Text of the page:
Pharmaceutical and medical device manufacturers are increasingly
finding themselves resolving disputes through international
arbitration. After London, Singapore is now arguably the second
most important arbitration center in the world, meaning the
Singapore International Arbitration Centre's (SIAC) new
arbitration rules, which were due to come into effect on June 1,
2016, but will now come into effect shortly, should be of
particular interest to global life sciences companies.
Here are some of the changes companies arbitrating through SIAC
will see under the new rules:
Improvements to expedited
procedure. SIAC offers an expedited procedure that allows
parties to significantly cut down on the arbitration timeframe
under certain circumstances. Under a new amendment to the SAIC
rules, the maximum total value in dispute that can seek to utilize
the expedited procedure is now SGD6 million (approximately US $4.35
million as of today's exchange rates).
disputes. Multi-contract disputes are increasingly common
in international arbitration and they have at times proved
difficult to manage efficiently. Through new amendments, SIAC is
now letting claimants either (1) file a notice of arbitration for
each contract and at the same time submit an application for
consolidation of the arbitrations, or (2) file a single notice of
arbitration for all the contracts, in which case it will be deemed
to have commenced multiple arbitrations, albeit the notice of
arbitration will be considered to be an application to consolidate
all of those arbitrations.
Joinder/intervention. Multi-contract and
multi-party disputes are common in international arbitration. The
SIAC Rules 2016 now enable both parties and non-parties to apply
for either joinder or intervention. In addition, such application
can be made either prior to the appointment of any arbitrator or
following the constitution of the Tribunal.
Reasoning in relation to
arbitrator challenges. SIAC has supplemented its existing
procedure for challenging arbitrators, and now the Court of
Arbitration of SIAC will provide reasoned decisions on challenges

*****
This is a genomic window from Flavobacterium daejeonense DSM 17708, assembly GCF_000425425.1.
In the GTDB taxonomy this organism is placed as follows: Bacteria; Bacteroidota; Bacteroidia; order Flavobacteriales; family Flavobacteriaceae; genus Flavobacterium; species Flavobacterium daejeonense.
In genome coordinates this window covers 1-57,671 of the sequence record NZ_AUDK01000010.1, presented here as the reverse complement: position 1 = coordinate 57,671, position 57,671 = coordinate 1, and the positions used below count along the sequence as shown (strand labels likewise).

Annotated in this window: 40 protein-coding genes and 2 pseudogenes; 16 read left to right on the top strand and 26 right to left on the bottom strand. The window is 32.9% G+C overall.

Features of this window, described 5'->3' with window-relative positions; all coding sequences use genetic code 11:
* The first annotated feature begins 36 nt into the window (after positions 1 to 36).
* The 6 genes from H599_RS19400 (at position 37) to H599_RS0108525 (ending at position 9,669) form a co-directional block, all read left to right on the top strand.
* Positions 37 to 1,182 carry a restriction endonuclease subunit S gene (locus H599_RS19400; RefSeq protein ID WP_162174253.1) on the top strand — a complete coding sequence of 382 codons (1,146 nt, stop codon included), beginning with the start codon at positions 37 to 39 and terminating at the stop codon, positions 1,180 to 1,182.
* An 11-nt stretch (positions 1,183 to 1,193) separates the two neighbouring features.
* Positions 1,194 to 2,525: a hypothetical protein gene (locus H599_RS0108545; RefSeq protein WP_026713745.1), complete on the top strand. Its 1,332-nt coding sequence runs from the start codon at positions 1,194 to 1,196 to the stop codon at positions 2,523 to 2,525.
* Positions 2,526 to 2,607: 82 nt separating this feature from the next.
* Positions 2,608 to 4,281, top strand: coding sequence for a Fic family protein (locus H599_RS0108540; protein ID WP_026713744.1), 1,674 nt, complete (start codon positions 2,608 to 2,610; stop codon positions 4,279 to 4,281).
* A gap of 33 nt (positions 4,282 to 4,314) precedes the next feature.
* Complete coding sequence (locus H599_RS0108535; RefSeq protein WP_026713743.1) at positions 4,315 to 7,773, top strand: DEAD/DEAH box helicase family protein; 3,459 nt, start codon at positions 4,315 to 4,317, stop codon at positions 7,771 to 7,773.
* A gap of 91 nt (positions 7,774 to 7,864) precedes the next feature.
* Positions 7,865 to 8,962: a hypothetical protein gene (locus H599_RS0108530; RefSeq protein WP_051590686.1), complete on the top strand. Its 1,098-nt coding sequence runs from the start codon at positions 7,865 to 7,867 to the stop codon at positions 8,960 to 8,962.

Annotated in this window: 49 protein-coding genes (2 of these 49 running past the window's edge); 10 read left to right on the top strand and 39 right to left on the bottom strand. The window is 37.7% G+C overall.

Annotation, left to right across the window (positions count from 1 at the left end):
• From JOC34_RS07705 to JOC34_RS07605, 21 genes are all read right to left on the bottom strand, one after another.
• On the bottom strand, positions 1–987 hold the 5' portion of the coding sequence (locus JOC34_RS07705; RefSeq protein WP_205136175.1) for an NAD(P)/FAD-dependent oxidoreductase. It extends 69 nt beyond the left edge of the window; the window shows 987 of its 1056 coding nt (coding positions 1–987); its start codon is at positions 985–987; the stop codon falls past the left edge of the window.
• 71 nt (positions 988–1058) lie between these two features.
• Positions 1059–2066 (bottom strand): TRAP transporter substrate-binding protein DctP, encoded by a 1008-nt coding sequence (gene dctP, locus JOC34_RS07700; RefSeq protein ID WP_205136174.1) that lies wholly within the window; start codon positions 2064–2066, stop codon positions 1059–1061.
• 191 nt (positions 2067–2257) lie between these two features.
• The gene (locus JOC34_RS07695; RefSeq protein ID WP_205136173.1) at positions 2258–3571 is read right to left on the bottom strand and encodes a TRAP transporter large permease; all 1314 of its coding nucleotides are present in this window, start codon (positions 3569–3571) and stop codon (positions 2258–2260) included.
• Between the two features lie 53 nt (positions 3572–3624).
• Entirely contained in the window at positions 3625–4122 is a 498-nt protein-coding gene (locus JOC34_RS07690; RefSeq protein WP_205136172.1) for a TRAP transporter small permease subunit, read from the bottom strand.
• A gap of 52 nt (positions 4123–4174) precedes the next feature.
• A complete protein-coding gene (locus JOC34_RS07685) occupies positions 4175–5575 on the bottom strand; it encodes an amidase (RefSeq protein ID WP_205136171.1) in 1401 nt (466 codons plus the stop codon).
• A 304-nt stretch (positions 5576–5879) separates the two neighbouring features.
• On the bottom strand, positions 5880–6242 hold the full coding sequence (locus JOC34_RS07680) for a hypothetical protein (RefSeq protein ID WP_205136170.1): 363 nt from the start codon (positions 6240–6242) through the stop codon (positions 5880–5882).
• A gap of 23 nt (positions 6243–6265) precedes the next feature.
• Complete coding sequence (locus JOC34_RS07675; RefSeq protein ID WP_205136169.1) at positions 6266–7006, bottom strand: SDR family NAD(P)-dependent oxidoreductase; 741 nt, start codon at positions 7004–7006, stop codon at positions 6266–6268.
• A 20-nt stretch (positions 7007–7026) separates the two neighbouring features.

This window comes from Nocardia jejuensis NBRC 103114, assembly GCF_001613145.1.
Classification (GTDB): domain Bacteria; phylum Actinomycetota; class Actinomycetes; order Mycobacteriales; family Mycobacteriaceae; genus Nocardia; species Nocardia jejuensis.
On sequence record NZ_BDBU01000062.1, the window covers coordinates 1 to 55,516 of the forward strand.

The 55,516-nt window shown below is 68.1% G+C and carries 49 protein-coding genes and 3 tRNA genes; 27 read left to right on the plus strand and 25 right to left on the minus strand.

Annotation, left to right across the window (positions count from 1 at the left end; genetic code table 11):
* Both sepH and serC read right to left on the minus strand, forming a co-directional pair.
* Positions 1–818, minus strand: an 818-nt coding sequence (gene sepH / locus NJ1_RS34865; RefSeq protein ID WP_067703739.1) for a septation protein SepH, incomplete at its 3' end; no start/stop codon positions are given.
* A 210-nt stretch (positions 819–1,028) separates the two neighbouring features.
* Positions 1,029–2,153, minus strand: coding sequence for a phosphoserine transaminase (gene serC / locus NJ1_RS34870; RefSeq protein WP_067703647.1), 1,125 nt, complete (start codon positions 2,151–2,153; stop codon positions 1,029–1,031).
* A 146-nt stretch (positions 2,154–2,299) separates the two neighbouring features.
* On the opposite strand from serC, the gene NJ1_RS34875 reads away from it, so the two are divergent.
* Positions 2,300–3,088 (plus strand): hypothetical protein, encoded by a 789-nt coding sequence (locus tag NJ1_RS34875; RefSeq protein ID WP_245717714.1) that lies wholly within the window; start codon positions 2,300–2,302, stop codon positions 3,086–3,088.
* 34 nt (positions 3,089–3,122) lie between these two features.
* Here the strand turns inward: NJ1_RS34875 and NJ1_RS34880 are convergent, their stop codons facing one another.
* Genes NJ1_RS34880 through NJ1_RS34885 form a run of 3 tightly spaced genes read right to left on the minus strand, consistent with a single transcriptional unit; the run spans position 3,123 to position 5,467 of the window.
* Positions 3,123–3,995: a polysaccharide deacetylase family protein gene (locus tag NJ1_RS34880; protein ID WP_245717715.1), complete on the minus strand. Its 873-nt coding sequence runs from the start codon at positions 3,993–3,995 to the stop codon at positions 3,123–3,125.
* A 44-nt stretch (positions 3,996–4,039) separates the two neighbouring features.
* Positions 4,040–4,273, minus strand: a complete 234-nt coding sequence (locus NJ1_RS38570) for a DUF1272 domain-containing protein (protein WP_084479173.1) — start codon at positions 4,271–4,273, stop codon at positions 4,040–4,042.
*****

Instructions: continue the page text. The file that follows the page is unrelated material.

brought against arbitrators. The administrative fees for bringing
an arbitrator challenge are now fixed at SGD8,000.
Seat of the
arbitration. The seat of an arbitration determines the
procedural law which applies to the conduct of the arbitration and,
normally, any appeal process in the courts of the jurisdiction in
question. Under the SIAC Rules 2016, Singapore will no longer be
the default seat of the arbitration. The Tribunal will now have the
power to determine the seat of the arbitration, unless it has
already been agreed upon by the parties.
Reimbursement for deposits
paid as a result of another party's default. The SIAC
Rules 2016 now give the Tribunal the power to make an order or
award that gives reimbursement of unpaid deposits towards the costs
of the arbitration where one party has had to pay the other's
share of the deposits. (This situation occurs often in arbitrations
when the respondent refuses and/or fails to pay its share of the
costs of the arbitration.)
Early dismissal of claim(s)
and defense(s). Under the SIAC Rules 2016, there will be a
procedure akin to a summary judgment and/or strike-out application.
Parties can now apply for a dismissal of a claim(s) or defense(s)
within 30 days of the constitution of the Tribunal. The Tribunal
will issue its decision on the application for dismissal within 60
days of the filing of the application.
Improvements in the
efficiency of the Emergency Arbitration procedure. The
SIAC Rules 2016 now provide that an Emergency Arbitrator will be
appointed within just one day of receipt by the Registrar of the
application for emergency interim relief, and the requisite fees
and deposits. In addition, the award of interim relief must now be
delivered within 14 days of the appointment of the Emergency
The Indian court system has gained an unfortunate reputation for being notoriously slow, cumbersome, unpredictable, and unreliable, which makes solving commercial disputes in India a challenging ordeal.
The industrial revolution has led to rapid escalation in global trade and commerce. To correspond with the economic growth and avoid prolonged litigation, the parties resort to arbitration...
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